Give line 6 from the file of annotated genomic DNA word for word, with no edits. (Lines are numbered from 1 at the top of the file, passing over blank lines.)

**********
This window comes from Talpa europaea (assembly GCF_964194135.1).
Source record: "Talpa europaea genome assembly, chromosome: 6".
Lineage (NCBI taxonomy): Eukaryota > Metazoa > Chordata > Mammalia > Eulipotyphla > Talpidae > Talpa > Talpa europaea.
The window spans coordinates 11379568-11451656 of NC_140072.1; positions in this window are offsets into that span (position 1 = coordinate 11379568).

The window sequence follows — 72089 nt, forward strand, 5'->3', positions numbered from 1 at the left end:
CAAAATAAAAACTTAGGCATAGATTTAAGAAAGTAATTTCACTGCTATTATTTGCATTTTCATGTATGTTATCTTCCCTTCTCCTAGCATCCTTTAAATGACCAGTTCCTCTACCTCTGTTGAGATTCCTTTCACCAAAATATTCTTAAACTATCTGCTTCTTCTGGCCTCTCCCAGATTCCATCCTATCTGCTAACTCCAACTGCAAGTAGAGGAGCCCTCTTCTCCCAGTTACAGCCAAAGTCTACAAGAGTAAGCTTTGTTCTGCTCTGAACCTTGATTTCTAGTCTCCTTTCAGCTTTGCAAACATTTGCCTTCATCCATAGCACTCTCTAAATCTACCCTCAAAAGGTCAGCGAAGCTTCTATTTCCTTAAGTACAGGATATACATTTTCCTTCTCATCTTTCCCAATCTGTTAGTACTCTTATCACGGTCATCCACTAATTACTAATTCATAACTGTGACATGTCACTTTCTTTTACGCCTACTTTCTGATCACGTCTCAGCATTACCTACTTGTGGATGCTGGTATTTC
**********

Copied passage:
CAAAATAAAAACTTAGGCATAGATTTAAGAAAGTAATTTCACTGCTATTATTTGCATTTTCATGTATGTTATCTTCCCTTCTCCTAGCATCCTTTAAATGACCAGTTCCTCTACCTCTGTTGAGATTCCTTTCACCAAAATATTCTTAAACTATCTGCTTCTTCTGGCCTCTCCCAGATTCCATCCTATCTGCTAACTCCAACTGCAAGTAGAGGAGCCCTCTTCTCCCAGTTACAGCCAAAGTCTACAAGAGTAAGCTTTGTTCTGCTCTGAACCTTGATTTCTAGTCTCCTTTCAGCTTTGCAAACATTTGCCTTCATCCATAGCACTCTCTAAATCTACCCTCAAAAGGTCAGCGAAGCTTCTATTTCCTTAAGTACAGGATATACATTTTCCTTCTCATCTTTCCCAATCTGTTAGTACTCTTATCACGGTCATCCACTAATTACTAATTCATAACTGTGACATGTCACTTTCTTTTACGCCTACTTTCTGATCACGTCTCAGCATTACCTACTTGTGGATGCTGGTATTTC